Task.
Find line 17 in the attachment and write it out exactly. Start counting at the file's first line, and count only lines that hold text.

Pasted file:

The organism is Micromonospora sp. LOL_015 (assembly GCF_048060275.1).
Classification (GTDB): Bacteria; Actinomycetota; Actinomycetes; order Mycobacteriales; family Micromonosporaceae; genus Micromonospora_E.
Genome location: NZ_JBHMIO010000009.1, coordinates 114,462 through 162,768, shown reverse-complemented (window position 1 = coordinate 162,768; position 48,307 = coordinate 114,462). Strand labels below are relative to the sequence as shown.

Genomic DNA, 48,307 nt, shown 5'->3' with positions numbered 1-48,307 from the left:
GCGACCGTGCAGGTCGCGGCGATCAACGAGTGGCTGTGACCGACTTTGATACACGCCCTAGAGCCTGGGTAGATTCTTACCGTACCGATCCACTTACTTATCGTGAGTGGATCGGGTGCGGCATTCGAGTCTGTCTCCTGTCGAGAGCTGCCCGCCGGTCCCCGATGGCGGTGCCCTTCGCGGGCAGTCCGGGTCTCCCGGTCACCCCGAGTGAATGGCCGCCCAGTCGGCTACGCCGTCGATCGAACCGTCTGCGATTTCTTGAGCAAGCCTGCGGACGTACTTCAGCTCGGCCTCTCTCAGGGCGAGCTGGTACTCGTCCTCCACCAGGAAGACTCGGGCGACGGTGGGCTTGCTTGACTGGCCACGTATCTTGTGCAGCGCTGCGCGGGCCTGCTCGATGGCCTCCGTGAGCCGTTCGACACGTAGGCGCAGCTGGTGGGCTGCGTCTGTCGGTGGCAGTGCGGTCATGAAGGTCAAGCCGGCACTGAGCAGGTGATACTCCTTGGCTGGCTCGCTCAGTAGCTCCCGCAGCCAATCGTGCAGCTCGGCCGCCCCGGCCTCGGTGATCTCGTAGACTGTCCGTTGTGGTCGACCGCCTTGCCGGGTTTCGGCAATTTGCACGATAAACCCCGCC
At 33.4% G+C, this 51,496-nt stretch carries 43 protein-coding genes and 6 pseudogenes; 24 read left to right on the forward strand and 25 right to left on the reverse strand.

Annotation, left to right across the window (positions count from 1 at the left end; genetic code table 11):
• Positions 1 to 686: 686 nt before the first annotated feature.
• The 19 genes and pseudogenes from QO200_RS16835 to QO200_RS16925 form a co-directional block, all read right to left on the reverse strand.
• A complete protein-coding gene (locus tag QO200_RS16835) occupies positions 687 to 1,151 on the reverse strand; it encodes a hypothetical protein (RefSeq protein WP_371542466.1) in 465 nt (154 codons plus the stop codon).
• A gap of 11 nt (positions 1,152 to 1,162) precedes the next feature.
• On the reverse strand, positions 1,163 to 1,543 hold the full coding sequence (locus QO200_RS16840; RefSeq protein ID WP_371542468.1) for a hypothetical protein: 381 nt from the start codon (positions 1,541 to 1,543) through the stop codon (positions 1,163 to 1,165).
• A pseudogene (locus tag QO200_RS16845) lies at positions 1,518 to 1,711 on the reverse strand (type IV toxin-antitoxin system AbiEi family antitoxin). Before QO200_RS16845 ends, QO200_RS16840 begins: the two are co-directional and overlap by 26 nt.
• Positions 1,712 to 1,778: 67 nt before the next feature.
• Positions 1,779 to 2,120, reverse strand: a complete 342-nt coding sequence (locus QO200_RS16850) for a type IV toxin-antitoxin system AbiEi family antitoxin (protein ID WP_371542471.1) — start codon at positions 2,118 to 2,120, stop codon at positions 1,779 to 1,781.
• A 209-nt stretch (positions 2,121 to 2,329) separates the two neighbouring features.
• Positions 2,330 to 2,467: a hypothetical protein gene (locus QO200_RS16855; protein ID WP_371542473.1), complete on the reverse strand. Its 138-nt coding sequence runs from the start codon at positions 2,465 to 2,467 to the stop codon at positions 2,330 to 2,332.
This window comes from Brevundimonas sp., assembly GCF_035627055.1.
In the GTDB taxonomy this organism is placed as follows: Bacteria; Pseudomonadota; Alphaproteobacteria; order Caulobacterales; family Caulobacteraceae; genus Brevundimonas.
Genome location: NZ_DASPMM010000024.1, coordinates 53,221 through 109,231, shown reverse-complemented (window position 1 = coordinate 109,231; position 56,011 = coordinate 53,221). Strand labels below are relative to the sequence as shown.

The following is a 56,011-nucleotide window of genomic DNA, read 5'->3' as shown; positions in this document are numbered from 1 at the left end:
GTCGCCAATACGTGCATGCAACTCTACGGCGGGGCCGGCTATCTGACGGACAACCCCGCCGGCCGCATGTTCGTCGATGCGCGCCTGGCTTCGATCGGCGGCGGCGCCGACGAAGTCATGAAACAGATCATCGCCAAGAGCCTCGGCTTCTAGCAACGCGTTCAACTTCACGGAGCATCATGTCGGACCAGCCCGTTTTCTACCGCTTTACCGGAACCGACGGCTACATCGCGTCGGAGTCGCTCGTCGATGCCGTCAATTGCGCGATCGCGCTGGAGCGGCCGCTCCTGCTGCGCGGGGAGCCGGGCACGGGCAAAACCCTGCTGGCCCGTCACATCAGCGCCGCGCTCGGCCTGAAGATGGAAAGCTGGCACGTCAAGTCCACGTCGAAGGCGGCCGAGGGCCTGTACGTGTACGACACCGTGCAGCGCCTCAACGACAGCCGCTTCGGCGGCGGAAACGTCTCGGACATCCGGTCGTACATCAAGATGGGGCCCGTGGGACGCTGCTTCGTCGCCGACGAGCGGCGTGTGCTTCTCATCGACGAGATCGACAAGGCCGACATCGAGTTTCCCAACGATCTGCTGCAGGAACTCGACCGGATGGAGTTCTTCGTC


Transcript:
• Positions 2,330 to 2,467: a hypothetical protein gene (locus QO200_RS16855; protein ID WP_371542473.1), complete on the reverse strand. Its 138-nt coding sequence runs from the start codon at positions 2,465 to 2,467 to the stop codon at positions 2,330 to 2,332.